The building is interesting in itself: designed by Rafael Moneo (who was shortlisted for the job of designing Tate Modern), it is a bright, white fort, with sheer walls set at sharp angles, one area suggesting the shape of a star. The smooth lines are broken by jutting windows and louvred stone. A colourful tiled mural based on a drawing by Miro on one of the star's walls disrupts the uniformity of white, and pools of water on horizontal planes reflect the gallery's proximity to the Mediterranean.

Inside the star is the space permanently dedicated to Miro's art. With 5,000 works at the foundation's disposal, the exhibits change regularly, concentrating on his later works, many of which are unfinished, and revealing the vast array of ways in which Miro, the rebel artist who wanted to "assassinate" painting, expressed himself. Oil, charcoal, acrylic, twine, sandpaper, wood, cardboard, sack and rope are just some of the materials used in his collages, paintings, etchings, lithographs, ceramics and sculptures. Slashing and burning of canvases, use of thick, sweeping lines, circles within circles, stars and arrows, spattered, dribbled and solid blocks of colour, play out his themes.

Within the gallery, two other areas have been created to host temporary exhibitions by living artists and the garden below doubles as a space for sculpture. Here, too, you'll find a pleasant café, selling tortillas and bocadillos. The area around the complex is scarred by shabby tenements these days. Better views of the bay can be enjoyed from the higher ground outside Son Boter.

Where's the studio?

Beyond the new gallery, the path leads to the Taller Sert, perhaps the most interesting part of the compound. The studio was built for Miro by his good friend Josep S Sert, an influential Spanish architect banned by Franco. In secret, Sert and Miro designed a studio that sought to become part of the terrain, using local materials and techniques. Long and low, the façade is divided into different shapes, with ceramic tiles arranged in flat panels or at right-angles, divided by slim walls or shelves of concrete. The most remarkable aspect is the vaulted roof, which dips and curves, looking like birds in flight.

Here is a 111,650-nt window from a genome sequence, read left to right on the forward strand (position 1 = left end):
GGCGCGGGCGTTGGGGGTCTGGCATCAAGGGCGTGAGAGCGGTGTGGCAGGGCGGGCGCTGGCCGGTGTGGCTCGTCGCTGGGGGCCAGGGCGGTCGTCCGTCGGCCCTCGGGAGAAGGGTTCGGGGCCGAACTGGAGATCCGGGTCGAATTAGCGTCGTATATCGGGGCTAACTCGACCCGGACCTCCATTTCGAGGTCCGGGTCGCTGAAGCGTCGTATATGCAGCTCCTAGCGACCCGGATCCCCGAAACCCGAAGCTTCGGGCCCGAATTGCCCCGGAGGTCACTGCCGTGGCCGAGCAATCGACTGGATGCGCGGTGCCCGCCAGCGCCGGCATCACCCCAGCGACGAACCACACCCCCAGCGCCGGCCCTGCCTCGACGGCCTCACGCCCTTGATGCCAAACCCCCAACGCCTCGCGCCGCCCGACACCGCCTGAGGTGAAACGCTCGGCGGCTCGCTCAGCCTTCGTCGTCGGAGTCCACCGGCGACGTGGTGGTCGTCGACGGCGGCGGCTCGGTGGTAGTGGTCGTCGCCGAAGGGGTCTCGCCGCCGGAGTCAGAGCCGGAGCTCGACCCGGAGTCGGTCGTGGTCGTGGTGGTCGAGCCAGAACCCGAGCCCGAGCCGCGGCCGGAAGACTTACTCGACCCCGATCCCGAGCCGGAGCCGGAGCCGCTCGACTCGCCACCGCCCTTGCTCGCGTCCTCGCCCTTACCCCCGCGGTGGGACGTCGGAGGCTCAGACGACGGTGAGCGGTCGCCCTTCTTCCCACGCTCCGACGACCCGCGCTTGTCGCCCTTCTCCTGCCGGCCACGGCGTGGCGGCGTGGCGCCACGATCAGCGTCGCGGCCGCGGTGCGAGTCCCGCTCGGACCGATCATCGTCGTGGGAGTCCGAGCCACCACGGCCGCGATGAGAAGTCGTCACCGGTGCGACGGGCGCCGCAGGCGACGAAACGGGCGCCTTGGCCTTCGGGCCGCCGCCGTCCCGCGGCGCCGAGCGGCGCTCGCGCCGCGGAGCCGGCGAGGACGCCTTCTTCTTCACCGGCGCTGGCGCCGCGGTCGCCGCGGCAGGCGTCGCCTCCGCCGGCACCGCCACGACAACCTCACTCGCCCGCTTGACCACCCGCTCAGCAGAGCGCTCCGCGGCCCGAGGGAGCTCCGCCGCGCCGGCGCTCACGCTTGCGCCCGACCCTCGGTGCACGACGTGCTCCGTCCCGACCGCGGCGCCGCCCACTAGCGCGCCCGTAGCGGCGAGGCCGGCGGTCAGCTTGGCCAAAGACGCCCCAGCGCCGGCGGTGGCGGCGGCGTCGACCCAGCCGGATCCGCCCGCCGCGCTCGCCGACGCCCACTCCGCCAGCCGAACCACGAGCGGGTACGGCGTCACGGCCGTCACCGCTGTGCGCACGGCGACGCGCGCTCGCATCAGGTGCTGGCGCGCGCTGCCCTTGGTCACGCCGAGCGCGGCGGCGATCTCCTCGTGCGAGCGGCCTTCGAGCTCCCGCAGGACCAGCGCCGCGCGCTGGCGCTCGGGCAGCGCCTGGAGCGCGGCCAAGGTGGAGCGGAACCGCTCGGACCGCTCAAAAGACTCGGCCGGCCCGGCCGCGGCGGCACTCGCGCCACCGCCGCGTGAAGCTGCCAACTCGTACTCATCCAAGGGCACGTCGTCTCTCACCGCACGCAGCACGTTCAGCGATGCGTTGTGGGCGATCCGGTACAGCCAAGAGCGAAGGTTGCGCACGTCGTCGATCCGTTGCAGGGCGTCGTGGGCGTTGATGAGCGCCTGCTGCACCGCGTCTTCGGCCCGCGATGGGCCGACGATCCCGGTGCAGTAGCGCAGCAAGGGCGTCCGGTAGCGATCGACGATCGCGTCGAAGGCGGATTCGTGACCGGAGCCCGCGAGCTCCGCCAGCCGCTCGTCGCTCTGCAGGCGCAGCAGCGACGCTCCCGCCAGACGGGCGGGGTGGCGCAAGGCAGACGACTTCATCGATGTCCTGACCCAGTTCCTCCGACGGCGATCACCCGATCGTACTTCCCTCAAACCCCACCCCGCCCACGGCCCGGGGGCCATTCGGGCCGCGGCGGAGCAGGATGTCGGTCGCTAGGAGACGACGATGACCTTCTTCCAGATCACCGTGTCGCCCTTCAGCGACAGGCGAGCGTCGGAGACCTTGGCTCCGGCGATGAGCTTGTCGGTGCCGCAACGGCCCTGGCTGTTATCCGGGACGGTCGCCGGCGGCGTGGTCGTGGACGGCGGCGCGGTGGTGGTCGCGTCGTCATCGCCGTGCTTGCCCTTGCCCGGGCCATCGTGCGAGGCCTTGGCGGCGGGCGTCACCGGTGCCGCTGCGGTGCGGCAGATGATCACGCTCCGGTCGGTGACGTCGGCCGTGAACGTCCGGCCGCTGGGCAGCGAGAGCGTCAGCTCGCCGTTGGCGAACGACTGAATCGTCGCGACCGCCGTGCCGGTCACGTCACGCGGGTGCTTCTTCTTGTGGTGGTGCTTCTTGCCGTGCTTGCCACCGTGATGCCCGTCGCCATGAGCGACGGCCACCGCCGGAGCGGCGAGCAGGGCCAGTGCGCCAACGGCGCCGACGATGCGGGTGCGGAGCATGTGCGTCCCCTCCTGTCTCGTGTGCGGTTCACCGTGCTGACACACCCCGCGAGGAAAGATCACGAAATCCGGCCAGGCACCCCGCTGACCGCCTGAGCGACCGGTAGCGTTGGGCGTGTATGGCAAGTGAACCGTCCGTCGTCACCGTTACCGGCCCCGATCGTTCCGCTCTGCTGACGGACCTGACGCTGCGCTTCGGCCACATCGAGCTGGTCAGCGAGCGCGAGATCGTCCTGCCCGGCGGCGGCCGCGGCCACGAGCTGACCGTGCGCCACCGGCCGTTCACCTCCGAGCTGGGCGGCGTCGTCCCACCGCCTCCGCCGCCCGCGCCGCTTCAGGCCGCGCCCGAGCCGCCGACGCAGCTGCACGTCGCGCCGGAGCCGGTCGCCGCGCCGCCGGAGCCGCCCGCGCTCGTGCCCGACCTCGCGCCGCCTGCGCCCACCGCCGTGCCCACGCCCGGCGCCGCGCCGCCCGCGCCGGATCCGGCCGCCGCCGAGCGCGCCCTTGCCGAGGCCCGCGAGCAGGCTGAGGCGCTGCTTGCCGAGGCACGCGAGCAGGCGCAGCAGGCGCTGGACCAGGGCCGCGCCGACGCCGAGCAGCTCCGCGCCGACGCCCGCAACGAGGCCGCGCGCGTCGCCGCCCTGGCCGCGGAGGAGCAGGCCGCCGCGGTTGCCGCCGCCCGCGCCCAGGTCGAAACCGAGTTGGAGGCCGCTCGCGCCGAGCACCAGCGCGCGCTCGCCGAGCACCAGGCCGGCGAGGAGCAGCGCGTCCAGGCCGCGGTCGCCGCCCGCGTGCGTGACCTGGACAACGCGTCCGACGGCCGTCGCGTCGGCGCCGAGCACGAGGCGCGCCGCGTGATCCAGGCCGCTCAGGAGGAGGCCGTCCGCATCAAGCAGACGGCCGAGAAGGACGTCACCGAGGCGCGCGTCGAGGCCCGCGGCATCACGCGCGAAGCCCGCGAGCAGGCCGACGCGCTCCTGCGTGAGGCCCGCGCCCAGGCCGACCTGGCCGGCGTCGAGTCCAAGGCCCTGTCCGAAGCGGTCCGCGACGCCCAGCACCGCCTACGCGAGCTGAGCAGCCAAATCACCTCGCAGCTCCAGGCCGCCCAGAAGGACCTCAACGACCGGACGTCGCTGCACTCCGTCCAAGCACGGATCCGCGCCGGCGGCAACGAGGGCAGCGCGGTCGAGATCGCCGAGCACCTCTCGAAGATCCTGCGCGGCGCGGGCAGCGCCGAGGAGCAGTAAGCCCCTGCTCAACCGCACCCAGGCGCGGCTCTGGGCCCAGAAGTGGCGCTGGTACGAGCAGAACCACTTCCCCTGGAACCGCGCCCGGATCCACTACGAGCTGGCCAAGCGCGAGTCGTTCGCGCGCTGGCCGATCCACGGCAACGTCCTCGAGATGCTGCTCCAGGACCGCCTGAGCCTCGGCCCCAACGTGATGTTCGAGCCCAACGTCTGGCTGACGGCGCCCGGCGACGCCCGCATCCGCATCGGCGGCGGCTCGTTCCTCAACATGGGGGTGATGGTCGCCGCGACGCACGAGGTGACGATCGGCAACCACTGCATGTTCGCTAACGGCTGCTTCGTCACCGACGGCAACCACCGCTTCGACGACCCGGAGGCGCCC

Inside, visitors can advance a few feet into the studio, a vast space with an exposed rubblework wall at the far end, a gallery along two sides and high, slatted windows. It's pretty much as Miro left it on his death in 1983, age 90. Canvases rest against walls, trestle tables are strewn with drawing books, stained rags and turps bottles, squeezed tubes of paint, pine cones, shells, stones, postcards and photographs. In the small hall, a cabinet sets out more of these random objects gathered on his walks on the hillside and the beach below, along with pressed butterflies and Mallorcan folk art, including a small collection of traditional pottery whistles.

I'm convinced. So how do I get there?

The Fundacion Pilar i Joan Miro is at 29 Calle Joan de Saridakis (00 34 971 701420; www.a-palma.es/fpjmiro). Other works by Miro are on display in the Museum of Contemporary Art at the Real Cartuja at Valldemossa (00 34 971 61 21 06; www.valldemossa.com).

I travelled to Mallorca courtesy of The Travel Club of Upminster (01708 225000; www.travelclub.org.uk) and stayed at the Pollensamar Apartments. A week's holiday costs from £424, including flights, transfers and self-catering accommodation in a one-bedroom apartment. Car hire can be arranged through the Travel Club from £98 per week.